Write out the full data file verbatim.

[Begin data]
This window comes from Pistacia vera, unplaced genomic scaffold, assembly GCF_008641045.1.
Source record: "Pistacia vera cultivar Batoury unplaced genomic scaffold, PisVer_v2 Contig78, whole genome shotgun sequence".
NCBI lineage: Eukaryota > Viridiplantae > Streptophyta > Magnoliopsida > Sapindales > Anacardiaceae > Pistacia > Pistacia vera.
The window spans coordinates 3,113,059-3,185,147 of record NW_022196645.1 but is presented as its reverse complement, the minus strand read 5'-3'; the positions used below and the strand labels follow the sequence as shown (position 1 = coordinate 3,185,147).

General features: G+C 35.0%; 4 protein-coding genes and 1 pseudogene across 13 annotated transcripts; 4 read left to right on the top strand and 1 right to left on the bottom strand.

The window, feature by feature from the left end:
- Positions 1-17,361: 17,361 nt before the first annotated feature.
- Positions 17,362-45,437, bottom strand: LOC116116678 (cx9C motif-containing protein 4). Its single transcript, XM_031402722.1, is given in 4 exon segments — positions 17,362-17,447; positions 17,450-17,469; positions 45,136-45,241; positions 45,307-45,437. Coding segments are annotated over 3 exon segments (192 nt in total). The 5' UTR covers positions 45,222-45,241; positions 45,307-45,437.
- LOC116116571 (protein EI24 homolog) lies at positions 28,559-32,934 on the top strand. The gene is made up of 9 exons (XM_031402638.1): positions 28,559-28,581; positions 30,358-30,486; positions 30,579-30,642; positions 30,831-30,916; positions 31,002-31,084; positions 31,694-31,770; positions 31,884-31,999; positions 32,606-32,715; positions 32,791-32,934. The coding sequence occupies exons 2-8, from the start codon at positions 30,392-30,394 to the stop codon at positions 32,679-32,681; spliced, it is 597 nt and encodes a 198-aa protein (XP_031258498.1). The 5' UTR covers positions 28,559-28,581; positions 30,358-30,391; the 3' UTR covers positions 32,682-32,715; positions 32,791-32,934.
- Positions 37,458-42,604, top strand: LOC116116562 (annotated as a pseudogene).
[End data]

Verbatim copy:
This window comes from Pistacia vera, unplaced genomic scaffold, assembly GCF_008641045.1.
Source record: "Pistacia vera cultivar Batoury unplaced genomic scaffold, PisVer_v2 Contig78, whole genome shotgun sequence".
NCBI lineage: Eukaryota > Viridiplantae > Streptophyta > Magnoliopsida > Sapindales > Anacardiaceae > Pistacia > Pistacia vera.
The window spans coordinates 3,113,059-3,185,147 of record NW_022196645.1 but is presented as its reverse complement, the minus strand read 5'-3'; the positions used below and the strand labels follow the sequence as shown (position 1 = coordinate 3,185,147).

General features: G+C 35.0%; 4 protein-coding genes and 1 pseudogene across 13 annotated transcripts; 4 read left to right on the top strand and 1 right to left on the bottom strand.

The window, feature by feature from the left end:
- Positions 1-17,361: 17,361 nt before the first annotated feature.
- Positions 17,362-45,437, bottom strand: LOC116116678 (cx9C motif-containing protein 4). Its single transcript, XM_031402722.1, is given in 4 exon segments — positions 17,362-17,447; positions 17,450-17,469; positions 45,136-45,241; positions 45,307-45,437. Coding segments are annotated over 3 exon segments (192 nt in total). The 5' UTR covers positions 45,222-45,241; positions 45,307-45,437.
- LOC116116571 (protein EI24 homolog) lies at positions 28,559-32,934 on the top strand. The gene is made up of 9 exons (XM_031402638.1): positions 28,559-28,581; positions 30,358-30,486; positions 30,579-30,642; positions 30,831-30,916; positions 31,002-31,084; positions 31,694-31,770; positions 31,884-31,999; positions 32,606-32,715; positions 32,791-32,934. The coding sequence occupies exons 2-8, from the start codon at positions 30,392-30,394 to the stop codon at positions 32,679-32,681; spliced, it is 597 nt and encodes a 198-aa protein (XP_031258498.1). The 5' UTR covers positions 28,559-28,581; positions 30,358-30,391; the 3' UTR covers positions 32,682-32,715; positions 32,791-32,934.
- Positions 37,458-42,604, top strand: LOC116116562 (annotated as a pseudogene).